prevent unnecessarily waking up a goroutine

“There’s a goroutine actively trying to CAS”: An unlock in this case does not wake a waiter.

prevent severe goroutine starvation
“a waiter has been waiting”:
If a waiter is resumed but loses the CAS again, it’s queued at the head of the wait queue.

If a waiter fails to lock for 1ms, switch the mutex to “starvation mode”.
go’s sync.Mutex
Additionally, it tracks extra state to:
Is a hybrid lock that uses a semaphore to sleep / wake goroutines.
prevent unnecessarily waking up a goroutine

“There’s a goroutine actively trying to CAS”: An unlock in this case does not wake a waiter.

prevent severe goroutine starvation
“a waiter has been waiting”:
If a waiter is resumed but loses the CAS again, it’s queued at the head of the wait queue.

If a waiter fails to lock for 1ms, switch the mutex to “starvation mode”.
other goroutines cannot CAS, they must queue
The unlock hands the mutex off to the first waiter.

i.e. the waiter does not have to compete.
how does it perform?
Run on a 12-core x86_64 SMP machine.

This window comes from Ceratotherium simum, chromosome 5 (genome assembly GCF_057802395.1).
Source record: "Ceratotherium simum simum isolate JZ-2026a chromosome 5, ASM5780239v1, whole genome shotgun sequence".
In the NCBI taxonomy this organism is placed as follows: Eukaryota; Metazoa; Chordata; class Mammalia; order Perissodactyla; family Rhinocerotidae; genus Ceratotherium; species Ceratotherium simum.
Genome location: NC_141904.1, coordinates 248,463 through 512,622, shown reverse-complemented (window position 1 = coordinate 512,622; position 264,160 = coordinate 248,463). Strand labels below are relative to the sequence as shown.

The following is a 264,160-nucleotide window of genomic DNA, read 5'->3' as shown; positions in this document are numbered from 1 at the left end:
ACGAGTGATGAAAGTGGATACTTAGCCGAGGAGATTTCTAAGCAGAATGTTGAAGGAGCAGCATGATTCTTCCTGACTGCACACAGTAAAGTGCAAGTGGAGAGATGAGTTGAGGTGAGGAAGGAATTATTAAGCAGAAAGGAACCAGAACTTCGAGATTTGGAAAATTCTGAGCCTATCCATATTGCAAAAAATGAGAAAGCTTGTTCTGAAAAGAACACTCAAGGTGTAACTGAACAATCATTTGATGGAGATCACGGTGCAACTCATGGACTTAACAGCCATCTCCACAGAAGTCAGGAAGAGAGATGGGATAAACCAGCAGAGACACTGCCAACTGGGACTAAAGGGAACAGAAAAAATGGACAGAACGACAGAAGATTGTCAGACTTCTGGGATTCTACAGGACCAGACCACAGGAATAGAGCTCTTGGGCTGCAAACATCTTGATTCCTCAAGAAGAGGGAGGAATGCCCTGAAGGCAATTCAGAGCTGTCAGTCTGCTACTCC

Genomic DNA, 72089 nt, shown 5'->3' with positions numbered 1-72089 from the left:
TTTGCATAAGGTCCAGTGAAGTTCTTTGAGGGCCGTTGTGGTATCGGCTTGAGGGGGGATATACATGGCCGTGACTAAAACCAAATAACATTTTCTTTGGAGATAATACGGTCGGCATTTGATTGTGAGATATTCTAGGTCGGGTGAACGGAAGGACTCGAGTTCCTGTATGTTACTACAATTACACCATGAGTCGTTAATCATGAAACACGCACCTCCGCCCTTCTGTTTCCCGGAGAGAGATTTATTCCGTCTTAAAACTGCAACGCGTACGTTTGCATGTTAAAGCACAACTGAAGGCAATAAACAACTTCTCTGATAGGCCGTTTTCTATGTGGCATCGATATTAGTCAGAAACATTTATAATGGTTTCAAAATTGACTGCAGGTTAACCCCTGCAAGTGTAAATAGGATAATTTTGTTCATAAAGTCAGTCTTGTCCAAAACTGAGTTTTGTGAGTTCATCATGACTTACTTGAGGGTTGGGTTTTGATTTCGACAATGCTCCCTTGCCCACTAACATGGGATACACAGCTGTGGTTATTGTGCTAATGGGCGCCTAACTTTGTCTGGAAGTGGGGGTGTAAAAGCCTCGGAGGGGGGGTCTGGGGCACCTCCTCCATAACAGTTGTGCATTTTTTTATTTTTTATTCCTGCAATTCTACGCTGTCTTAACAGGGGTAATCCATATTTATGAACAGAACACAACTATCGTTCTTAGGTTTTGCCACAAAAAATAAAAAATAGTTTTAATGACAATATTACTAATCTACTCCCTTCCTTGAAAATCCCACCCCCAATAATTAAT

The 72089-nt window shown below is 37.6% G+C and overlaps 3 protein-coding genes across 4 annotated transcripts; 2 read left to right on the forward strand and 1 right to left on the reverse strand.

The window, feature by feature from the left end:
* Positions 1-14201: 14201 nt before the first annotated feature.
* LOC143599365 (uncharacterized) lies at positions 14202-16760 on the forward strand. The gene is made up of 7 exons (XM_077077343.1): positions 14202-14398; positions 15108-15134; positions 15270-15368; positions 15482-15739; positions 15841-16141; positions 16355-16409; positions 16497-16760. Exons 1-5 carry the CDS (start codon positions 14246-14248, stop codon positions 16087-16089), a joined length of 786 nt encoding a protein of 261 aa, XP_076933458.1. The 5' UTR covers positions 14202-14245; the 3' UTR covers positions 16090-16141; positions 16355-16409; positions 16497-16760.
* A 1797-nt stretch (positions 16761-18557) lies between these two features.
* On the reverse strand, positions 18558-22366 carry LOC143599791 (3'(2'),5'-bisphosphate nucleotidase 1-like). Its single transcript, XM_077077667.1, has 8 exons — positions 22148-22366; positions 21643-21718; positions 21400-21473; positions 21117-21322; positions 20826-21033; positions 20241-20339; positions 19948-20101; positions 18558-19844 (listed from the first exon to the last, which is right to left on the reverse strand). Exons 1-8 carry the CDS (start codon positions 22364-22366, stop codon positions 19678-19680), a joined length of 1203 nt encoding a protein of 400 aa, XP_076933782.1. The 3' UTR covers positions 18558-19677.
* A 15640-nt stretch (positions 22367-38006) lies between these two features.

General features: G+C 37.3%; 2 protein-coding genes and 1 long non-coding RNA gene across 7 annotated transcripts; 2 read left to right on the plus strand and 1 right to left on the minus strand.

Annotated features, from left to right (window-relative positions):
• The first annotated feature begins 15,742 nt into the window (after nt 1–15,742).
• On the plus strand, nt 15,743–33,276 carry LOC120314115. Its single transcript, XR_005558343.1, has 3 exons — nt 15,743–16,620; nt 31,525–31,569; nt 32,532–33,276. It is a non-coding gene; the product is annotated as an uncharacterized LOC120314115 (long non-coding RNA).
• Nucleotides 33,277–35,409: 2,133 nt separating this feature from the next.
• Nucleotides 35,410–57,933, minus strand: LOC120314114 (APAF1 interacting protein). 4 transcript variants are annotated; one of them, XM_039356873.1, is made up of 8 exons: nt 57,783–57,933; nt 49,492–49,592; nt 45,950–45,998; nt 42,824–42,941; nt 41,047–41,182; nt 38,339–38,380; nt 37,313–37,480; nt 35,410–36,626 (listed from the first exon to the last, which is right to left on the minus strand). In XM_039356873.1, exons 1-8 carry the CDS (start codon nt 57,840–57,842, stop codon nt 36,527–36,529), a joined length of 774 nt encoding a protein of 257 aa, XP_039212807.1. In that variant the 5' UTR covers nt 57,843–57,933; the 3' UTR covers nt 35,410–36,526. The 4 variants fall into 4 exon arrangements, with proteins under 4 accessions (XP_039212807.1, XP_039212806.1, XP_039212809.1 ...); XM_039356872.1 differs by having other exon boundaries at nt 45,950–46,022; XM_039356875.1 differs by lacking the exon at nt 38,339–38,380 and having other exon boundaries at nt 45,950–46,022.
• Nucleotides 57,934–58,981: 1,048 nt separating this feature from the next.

Lock & unlock a Go sync.Mutex 10M times in loop

(lock, increment an integer, unlock).

Measure average time taken per lock/unlock pair

(from within the program).
uncontended case (1 goroutine): ~13ns
contended case (12 goroutines): ~0.8us
how does it perform?
Contended case performance of C vs. Go:

Go initially performs better than C

but they ~converge as concurrency gets high enough.
}
how does it perform?
Contended case performance of C vs. Go:

Go initially performs better than C

but they ~converge as concurrency gets high enough.
}
}
uses a semaphore
sync.Mutex
&flag
G1 G3
G4
&other
the Go runtime semaphore’s
hash table for waiting goroutines:
each hash bucket needs a lock.
…and it’s a futex!
&flag
G1 G3
G4
&other
the Go runtime semaphore’s
hash table for waiting goroutines:
each hash bucket needs a lock.
…it’s a futex!
&flag
G1 G3
G4
&other &flag
G1
the Linux kernel’s futex hash table
for waiting threads: